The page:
Thursday, February 21, 2008

A Human Endogenous Retrovirus Reconstituted

Remember those HERVs we talked about in the previous post? A group from the Aaron Diamond AIDS Research Center at The Rockefeller University has reconstituted one of them using molecular techniques. The entire article is published in PLOS Pathogens, a free, full text, on-line journal.

These investigators have reconstitute a Class II HERV, HERV-K.
A pseudo-ancestral HERV-K DNA sequence was synthesized and used to produce viral proteins and RNA that could reconstitute the HERV-K replication cycle. Thus, the replication and biology of a once-extinct retrovirus can now be studied in the laboratory. Interestingly, reconstituted HERV-K replication experiments, and comparison of the reconstituted HERV-K DNA sequence with the dead HERV-Ks in modern human DNA, suggests that HERV-K may have been extinguished in humans in part by host defenses that induce mutation of retroviral DNA and that the reconstitution of the pseudo-ancestral HERV-K reversed these changes.
This further suggests that infection with ancient retroviruses induced selective pressure on the human immune system allowing us to resist infection with certain retroviruses.
Two major components of intrinsic defense against retrovirus and retroelement replication in primate cells are the TRIM5 and APOBEC3 gene products [40–42]. Analysis of these genes in modern primates indicates that these genes have likely been under positive selection pressure for significant portions of primate evolution [12–16]. As an endogenous retrovirus that has also apparently replicated exogenously and has been active for much of Old World primate evolutionary history, HERV-K is an excellent candidate for an agent that has imposed sustained evolutionary pressure on antiretroviral defenses present in modern primates.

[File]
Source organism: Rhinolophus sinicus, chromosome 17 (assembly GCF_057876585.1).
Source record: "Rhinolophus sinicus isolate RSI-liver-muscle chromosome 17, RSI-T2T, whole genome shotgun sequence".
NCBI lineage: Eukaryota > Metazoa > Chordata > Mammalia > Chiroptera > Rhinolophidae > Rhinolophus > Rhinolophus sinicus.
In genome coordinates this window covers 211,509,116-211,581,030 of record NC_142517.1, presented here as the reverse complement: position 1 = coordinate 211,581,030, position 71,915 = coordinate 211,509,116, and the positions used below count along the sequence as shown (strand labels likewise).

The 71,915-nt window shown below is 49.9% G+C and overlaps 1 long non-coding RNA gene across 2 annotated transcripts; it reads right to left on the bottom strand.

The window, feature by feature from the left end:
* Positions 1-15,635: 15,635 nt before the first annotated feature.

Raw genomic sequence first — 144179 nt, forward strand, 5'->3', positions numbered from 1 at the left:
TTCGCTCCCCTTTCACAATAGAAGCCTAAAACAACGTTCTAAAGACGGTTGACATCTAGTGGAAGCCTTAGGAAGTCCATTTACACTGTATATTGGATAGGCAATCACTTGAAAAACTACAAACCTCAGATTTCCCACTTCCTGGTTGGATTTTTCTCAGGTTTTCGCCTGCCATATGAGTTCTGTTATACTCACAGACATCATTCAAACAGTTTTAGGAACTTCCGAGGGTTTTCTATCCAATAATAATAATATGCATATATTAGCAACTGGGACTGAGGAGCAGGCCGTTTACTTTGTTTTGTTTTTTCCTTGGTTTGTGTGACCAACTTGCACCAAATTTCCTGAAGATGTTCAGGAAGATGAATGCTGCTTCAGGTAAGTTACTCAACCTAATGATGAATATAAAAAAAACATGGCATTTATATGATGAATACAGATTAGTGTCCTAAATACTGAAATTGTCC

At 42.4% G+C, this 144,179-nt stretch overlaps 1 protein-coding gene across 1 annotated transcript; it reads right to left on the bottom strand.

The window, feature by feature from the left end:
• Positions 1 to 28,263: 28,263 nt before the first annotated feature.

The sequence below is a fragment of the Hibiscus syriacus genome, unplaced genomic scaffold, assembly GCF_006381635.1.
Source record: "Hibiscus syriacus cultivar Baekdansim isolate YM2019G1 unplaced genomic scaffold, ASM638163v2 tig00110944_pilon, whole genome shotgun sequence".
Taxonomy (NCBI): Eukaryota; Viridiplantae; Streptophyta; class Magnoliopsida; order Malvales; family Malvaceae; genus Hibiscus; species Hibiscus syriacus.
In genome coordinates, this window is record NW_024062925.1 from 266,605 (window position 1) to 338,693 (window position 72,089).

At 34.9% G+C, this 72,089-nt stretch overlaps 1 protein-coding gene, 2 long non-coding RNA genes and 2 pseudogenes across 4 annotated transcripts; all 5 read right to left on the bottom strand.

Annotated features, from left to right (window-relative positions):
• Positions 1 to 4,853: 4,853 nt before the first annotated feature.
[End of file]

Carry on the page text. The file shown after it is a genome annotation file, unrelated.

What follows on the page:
The Introduction and Discussion in this article is very readable. Give it a try.

Human Endogenous Retroviruses

I'm adding this post before I forget about it. We will discuss it more when we cover viruses.

Human Endogenous Retroviruses. These pieces of DNA are 'fossil's of retroviruses that were incorporated into the human germline DNA over thousands to hundreds of thousands to millions of years. They make up about 1% of the human genome. The first HERV was identified in 1981. So far, at least 20 HERV families have been identified (find free text article by M. Tristem here). There are lots of things cool about HERVs. First, they may be involved in the pathogenesis of some diseases, such as cancer, Sjogren's syndrome, Rheumatoid arthritis, Multiple sclerosis or Systemic Lupus Erythematosus, to name a few.

HERVs have been classified into 3 groups based on sequence identity with animal retroviruses.

Class I HERVs share sequence homology with infectious mammalian type C viruses. Examples would be porcine endogenous retrovirus, murine leukemia virus and baboon endogenous virus.

Class II HERVs share sequence homology to mammalian type A, B and D related retroviruses. HERV-K is a member of this group and is one of the most active HERVs. HERV-K can actually form virus-like particles.

Class III HERVs are foamy virus related HERVs and include only HERV-L. This is the oldest known genus of Retroviridae and more can be found about them here.

Why have HERVs been so successfully maintained in our genome? This person has one hypothesis. Is is possible that HERV's somehow serve the needs of the host? Also here.

Science fiction novelist Greg Bear has a series of novels in which HERV's play an important role in evolution.

Tuesday, February 19, 2008


A teratoma is a tumor derived from pluripotent stem cells. The word teratoma is from the Greek meaning monstrous tumor. Teratomas are derived from germ cells, sperm and ova and thus can form tissue from endoderm, mesoderm and ectoderm. Thus these tumors can contain hair, bone and even teeth. Rarely, a more developed organ such as an eyeball or hand can be formed. Some forms of teratomas, Fetus in fetu and fetiform teratoma, can even resemble a malformed fetus. Pictures of these types of teratomas can be found here and can be quite shocking.

Here is a link to ovarian teratomas. There are two different kinds of ovarian teratomas. Mature teratomas which are benign and immature teratomas that are cancerous. A short review on teratomas can also be found here.

Pressure Ulcers

There is a worthwhile article on pressure ulcers (bedsores) in todays New York Times Science section. An excellent review of this condition can be found at massage therapy. More information can be found here and here.